At least one-third of surveyed full-time workers lack long-term disability insurance, according to a new report that sheds light on an opportunity for brokers. Employees need education to protect their financial wellbeing and to better understand the risks they face and how they can choose the right coverage through the workplace.

The Sun Life Financial report, “Will workers in America hope to dodge the bullet, remain blind to the risks, or simply hide? Perceptions, misconceptions, and best practices about long-term disability,” stems from a survey of more than 2,000 U.S. workers across the country.

The survey results suggest that a significant proportion of the American workforce remain unprepared for the current shift in workplace benefits, as more employers give workers the responsibility to decide whether to purchase group benefits such as disability, life, vision and dental insurance. 

“We must educate the U.S. workforce to understand the financial risks of long-term disability and learn best practices to mitigate their risks,” says Robert E. Klein, Jr., vice president of voluntary benefits. “If ten couples gather for a barbecue, we estimate that roughly three of them will have a partner who experiences a disability lasting one year or longer during their professional lifetimes.”

Sun Life Financial’s Ann Hibbard, specialist in employee and voluntary benefits marketing, says brokers should seize this market and help employees protect their paycheck.

“Brokers should really grasp onto the fact that voluntary benefits are here to stay,” says Hibbard. “The opportunity [is there] for them to continue to grow their business,  and they can leverage their expertise they have in the disability space now by looking at it and tweaking their pitch a little bit or their sales process. “

Hibbard stresses the importance of education. “It’s interesting to look across employees at companies and thinking what expertise they may have. Are they college grads? Are they technical workers? Knowing their specific needs is important.”

Workers who don’t buy group voluntary long-term disability coverage fall into three categories, the report says:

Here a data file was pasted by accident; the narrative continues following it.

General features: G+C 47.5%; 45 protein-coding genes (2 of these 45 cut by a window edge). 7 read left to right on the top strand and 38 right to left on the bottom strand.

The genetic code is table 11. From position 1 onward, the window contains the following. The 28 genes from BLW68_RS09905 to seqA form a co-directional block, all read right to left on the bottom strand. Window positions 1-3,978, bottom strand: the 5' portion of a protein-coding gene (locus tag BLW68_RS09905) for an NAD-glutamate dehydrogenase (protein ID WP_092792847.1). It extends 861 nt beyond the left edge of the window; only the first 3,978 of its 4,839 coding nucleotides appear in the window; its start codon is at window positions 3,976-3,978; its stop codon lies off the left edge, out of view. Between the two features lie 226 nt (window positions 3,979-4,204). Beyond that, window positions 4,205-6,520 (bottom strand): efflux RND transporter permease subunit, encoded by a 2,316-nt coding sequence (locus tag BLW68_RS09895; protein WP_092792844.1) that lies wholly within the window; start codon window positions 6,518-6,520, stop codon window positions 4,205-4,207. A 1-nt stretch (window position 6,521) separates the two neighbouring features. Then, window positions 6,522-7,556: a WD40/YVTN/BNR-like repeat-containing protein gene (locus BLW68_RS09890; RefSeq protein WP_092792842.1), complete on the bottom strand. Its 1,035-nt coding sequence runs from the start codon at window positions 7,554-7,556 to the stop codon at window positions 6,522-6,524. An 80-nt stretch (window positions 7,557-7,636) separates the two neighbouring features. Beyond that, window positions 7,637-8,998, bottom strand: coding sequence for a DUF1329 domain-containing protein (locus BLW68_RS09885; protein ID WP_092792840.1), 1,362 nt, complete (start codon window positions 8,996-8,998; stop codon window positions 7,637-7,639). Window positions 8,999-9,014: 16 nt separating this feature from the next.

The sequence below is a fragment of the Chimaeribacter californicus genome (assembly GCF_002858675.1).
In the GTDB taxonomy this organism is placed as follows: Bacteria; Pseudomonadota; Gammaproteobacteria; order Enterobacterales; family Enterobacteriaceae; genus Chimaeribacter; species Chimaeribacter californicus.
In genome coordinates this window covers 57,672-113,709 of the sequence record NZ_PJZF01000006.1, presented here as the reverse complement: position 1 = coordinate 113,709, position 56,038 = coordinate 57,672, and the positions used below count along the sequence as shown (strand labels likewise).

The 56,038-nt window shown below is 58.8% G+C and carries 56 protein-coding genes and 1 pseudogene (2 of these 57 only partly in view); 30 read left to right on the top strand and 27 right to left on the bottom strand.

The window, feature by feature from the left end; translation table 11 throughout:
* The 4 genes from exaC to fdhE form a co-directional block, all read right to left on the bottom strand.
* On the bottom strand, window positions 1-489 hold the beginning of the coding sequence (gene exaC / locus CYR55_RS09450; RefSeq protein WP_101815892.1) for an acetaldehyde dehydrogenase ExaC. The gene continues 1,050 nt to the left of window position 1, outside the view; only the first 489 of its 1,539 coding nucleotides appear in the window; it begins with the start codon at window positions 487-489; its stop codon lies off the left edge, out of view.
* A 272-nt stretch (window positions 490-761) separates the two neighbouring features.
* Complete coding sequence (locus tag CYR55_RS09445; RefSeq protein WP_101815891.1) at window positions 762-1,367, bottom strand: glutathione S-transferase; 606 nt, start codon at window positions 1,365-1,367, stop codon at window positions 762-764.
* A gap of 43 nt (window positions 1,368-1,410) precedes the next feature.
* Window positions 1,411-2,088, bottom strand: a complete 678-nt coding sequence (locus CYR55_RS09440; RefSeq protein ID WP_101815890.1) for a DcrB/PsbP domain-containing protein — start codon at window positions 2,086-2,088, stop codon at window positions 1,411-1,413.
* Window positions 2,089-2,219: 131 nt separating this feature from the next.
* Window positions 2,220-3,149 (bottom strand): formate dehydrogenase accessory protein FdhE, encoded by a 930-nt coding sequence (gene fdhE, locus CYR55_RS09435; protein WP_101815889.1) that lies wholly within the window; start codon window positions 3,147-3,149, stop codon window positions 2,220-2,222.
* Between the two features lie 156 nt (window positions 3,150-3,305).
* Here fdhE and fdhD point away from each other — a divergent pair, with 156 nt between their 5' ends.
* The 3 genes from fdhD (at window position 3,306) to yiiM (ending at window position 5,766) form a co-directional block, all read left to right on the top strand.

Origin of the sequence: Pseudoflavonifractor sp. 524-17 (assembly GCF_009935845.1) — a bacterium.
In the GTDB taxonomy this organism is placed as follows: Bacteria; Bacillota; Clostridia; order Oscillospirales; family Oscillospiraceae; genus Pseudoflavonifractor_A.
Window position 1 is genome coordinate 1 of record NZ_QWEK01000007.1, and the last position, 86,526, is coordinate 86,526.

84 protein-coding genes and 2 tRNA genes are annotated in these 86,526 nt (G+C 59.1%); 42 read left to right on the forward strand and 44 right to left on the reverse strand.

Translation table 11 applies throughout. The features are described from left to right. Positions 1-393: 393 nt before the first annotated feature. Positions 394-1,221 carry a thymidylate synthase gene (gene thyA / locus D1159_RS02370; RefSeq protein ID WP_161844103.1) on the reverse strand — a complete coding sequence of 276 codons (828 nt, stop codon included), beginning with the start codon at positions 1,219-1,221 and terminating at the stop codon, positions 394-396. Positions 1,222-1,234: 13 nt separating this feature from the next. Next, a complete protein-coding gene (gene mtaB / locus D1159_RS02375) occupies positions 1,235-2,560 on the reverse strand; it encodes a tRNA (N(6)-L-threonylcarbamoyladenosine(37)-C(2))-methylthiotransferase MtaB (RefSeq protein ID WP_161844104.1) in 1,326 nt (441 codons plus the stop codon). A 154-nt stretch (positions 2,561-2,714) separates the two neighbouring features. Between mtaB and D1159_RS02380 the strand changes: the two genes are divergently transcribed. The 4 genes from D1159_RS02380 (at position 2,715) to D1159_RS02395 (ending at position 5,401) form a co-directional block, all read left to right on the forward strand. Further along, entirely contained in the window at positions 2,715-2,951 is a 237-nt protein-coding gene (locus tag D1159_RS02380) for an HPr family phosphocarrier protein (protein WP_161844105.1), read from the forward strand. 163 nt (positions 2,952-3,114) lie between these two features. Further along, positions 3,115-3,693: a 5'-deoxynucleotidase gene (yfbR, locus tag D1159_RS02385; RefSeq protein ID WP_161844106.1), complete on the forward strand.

1. The Gambler doesn’t think the risk justifies the cost of premiums
  2. The Mole hasn’t considered the issue and so remains blind to solutions
  3. The Ostrich finds the thought of disability too unpleasant to face.

Employees think they’re invincible, says Hibbard. “What it tells me is that they’re not aware of what they’re putting at risk by not having a long-term disability product,” she adds.
Workers under age 50, minorities, men and tech workers are more likely to purchase long-term disability insurance than other respondents.

“The workers under age 50 is just amazing to me,” says Hibbard. “We see the younger generation more sensitive to the fact that their paycheck could be at risk if they were hurt.” 

Other key findings include:         

—     More than one-third (38%) of workers whose employers offered them the option to pay for group long-term disability insurance declined to buy it, leaving most uninsured.

—     Many workers don’t understand key features of long-term disability insurance, and fail to anticipate how a disability may raise monthly living expenses.

“Because employers are footing less and less of the overall group insurance bill, workers in our country must take proactive steps to mitigate the financial risk of long-term disability,” says Michael E. Shunney, SVP and general manager for Sun Life Financial’s U.S. employee benefits group division. “As [the] survey shows, people don’t always think logically when they contemplate their risks. By encouraging workers to learn how to protect themselves and their families against income loss from long-term disability, we hope this survey helps the American workforce plan for more than a lifetime of financial security.”


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